Dell and EMC: Our Take on the Merger of Titans

In case you’ve been living under a rock or don’t follow M&A news, Dell has orchestrated at $67 billion takeover of EMC.  While thoughts around the proposal have been mixed, the reality of this deal will ultimately transform two organizations with fixed growth prospects into a major player for enterprises and organizations that have not adopted the solutions based upon the Open Compute Project platform.  The larger commercial server vendors have suffered from limited capability to grow market share after competitors have been firmly entrenched within a given environment.  The old thought process of “you don’t get fired for buying <insert vendor of choice here>” continues to stifle organizations from thoroughly understanding the platforms and solutions offered by competing, non-incumbent vendors.  In our opinion, Dell has made great strides to provide cost-effective hardware solutions that have a specialized focus on support capabilities throughout a given platform’s lifecycle.  Solutions such as the VRTX Shared Infrastructure Platform were available before hyperconverged solutions based upon VMware’s EVO:RAIL hit the market.  The fact that Dell went private and has made adjustments to improve the agility and focus of its organization ensured that it was ready for consuming an organization such as EMC.

What is it that Dell is getting in this deal?  Most analysts and critics are focused on EMC’s market-dominating storage portfolio as the impetus for the acquisition.  Better understanding EMC’s full portfolio provides a clearer picture of potential revenue gains above and beyond the storage side.  While Dell has acquired a myriad of independent storage vendors (EqualLogic, Compellent, etc.) in the past in an effort to compete with the likes of EMC, Netapp, and others, the reality is that enterprises aren’t willing to deviate from the vendors that have provided solutions for years.  A wholesale switch of storage platforms and technology normally requires a falling out between leadership at a given customer’s organization with the incumbent vendor.  By procuring EMC, Dell gains top positioning in the current storage market and can potentially improve sales of its server product line.  It would not be too much of a stretch to imagine the VCE vBlock product line eventually shifting away from Cisco compute to utilize in-house server platforms.

This acquisition does raise concerns related to the cost model and long-term viability of Dell’s existing storage platforms.  Significant overlap in feature sets and capabilities of EMC’s product line and Dell’s current product line will result in products being phased out entirely.  The potential to spin out storage products that don’t have a place within the new Dell-EMC entity won’t have many potential suitors.  HP has its own storage product stack that compares favorably against competitors in the market.  The recent acquisition of Dot Hill Systems by Seagate may impede future generations of the entry-level P2000 SAN.  Procurement of EqualLogic from Dell would provide HP with the means to maintain a solid, entry-level solution if Seagate decides to enter the SAN market with Dot Hill’s technology.  The rest of Dell’s existing porfolio may be shuttered entirely in an effort to maximize efficiency and profitability.

The true gem that Dell obtains as part of the deal is VMware.  Although current shareholders are experiencing pain as the process of this merger takes shape, the reality is that far too many enterprises are tethered to this market-leading hypervisor platform.  Unless organizations have the technical expertise to execute in a manner similar to Apple, VMware’s “stickiness” will ensure a continued revenue stream and future growth for the Dell-EMC organization.  The remaining pieces that consist of RSA, Pivotal, and Virtustream can be well integrated with existing Dell entities.  The potential to place these remaining members of the federation under an existing umbrella will help create more comprehensive solutions for current issues being tackled by the enterprise.  Once all is said and done, Dell will have one of the most complete solution sets available to businesses of varying sizes.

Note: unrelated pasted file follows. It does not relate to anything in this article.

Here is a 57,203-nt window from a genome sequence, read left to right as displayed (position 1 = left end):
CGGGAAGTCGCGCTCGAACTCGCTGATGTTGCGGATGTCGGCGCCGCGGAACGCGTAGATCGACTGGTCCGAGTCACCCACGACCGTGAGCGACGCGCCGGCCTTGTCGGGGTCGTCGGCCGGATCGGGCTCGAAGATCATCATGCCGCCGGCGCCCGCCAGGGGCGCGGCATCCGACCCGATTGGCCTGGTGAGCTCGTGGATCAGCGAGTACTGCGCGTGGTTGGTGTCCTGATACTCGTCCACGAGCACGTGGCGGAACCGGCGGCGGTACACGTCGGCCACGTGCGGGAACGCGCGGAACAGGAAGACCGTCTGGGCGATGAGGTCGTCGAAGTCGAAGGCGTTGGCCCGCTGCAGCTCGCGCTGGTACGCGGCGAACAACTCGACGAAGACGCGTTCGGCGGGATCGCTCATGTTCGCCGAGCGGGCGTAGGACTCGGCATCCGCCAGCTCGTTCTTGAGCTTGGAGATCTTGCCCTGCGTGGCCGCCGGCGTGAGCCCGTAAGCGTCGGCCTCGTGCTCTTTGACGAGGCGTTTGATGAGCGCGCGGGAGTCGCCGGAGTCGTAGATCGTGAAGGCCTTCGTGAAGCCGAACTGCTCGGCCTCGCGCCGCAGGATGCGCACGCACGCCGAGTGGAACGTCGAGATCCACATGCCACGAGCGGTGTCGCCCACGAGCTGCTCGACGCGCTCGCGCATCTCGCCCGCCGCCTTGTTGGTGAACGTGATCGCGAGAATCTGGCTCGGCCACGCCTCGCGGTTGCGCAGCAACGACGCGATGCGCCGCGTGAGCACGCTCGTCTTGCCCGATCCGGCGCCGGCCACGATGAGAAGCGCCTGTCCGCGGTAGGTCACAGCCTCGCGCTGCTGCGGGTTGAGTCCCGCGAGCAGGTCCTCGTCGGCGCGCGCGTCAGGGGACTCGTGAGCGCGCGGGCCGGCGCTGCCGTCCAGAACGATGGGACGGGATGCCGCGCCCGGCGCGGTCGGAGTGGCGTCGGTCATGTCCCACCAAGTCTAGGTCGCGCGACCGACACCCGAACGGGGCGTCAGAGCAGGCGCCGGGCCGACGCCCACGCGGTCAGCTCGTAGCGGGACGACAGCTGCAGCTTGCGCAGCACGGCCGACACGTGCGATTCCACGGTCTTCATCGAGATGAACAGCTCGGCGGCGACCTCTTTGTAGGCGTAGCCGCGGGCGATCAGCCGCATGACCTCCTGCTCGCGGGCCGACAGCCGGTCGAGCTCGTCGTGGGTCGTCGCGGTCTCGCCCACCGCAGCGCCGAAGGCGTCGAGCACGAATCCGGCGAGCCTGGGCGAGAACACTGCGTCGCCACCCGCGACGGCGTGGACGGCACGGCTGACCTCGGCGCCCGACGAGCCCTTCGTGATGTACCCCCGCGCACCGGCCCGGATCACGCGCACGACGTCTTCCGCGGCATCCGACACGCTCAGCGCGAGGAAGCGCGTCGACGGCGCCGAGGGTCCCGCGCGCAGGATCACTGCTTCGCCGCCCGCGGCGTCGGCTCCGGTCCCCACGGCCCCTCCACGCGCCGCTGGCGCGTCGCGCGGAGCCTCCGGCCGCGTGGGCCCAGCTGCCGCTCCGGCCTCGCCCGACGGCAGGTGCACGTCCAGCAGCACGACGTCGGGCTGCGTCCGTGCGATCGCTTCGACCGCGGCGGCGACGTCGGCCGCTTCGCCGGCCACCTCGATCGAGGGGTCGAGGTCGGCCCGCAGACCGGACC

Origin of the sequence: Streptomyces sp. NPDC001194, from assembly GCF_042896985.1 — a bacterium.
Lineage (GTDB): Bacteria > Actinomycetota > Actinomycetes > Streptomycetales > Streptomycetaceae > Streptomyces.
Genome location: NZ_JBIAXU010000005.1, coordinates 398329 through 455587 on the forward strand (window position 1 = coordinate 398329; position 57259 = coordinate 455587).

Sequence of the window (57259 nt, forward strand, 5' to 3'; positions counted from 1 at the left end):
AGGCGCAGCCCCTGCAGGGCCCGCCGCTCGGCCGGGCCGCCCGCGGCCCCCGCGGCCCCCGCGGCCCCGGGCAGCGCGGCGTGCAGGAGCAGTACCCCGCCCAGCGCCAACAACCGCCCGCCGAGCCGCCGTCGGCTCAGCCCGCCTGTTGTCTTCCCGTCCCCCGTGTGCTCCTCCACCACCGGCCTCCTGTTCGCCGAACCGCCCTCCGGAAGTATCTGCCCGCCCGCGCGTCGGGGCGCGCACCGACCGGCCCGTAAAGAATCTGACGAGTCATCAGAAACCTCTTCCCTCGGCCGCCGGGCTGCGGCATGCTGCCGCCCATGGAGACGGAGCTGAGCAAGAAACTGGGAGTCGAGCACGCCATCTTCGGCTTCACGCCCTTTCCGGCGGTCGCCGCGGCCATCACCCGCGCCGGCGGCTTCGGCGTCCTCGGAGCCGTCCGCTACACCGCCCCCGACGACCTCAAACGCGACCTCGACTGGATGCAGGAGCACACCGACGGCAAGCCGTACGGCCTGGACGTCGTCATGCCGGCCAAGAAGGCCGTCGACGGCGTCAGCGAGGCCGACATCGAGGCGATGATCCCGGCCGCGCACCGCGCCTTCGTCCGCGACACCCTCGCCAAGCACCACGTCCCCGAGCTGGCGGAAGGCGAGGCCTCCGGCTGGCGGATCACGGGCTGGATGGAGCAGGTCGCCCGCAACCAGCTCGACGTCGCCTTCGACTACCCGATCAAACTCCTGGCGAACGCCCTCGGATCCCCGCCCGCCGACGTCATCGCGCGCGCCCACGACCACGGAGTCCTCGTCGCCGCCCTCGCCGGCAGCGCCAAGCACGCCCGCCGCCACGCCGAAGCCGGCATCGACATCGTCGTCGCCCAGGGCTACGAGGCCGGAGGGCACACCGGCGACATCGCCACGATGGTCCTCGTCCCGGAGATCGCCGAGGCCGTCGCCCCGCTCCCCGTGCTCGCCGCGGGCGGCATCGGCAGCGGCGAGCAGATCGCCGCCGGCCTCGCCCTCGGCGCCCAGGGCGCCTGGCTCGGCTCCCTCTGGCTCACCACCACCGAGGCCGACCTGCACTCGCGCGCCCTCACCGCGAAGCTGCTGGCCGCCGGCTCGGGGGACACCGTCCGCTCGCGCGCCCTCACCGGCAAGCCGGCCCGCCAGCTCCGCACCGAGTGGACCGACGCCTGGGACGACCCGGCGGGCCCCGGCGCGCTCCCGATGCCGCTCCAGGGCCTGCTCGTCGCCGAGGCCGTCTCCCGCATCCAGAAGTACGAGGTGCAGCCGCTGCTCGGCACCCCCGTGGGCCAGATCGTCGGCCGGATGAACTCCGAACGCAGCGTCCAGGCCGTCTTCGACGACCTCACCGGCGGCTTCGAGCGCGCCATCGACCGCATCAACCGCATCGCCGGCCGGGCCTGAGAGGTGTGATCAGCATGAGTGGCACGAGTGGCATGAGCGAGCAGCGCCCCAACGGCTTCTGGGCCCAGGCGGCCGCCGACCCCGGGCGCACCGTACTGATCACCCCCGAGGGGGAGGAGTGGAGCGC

Rumored continuance of Dell’s divestiture of its PC business requires additional consideration.  While margins have been minimal on low-cost client compute offerings for far too long, there’s merit in maintaining a single throat to choke when issues arise.  Recently, the product line for Dell’s client compute offerings has dramatically improved from the presentation and usability aspects.  The newer XPS laptops present a viable alternative to the Apple laptop product line for those looking for a balance of form factor and features.  The recently revamped Chromebook hit many of the right marks in the presentation and performance arenas.  As businesses continue to shift from traditional Windows endpoints to lower-cost, longer-living endpoints that are amplified through centralization of desktops and business systems, the uptake in Chrome OS solutions and other thin clients will require vendors to go to market with the entire product stack.  HP’s split into the client side and the enterprise side runs the risk of hurting sell through of complete solutions in the long run.  Dell would be wise to not divest its client computing business, and instead focus on delivering a higher quality product with improved margins.

It will be interesting to see which additional rumors bear fruit in the IT merger and acquisitions space for the remainder of 2015.  How will such developments impact strategic roadmaps for large companies?  Will we see dramatic shifts in hypervisor market share as a result of this merger?  Will EMC competitors see an uptick in sales or market share that can be sustained over time?

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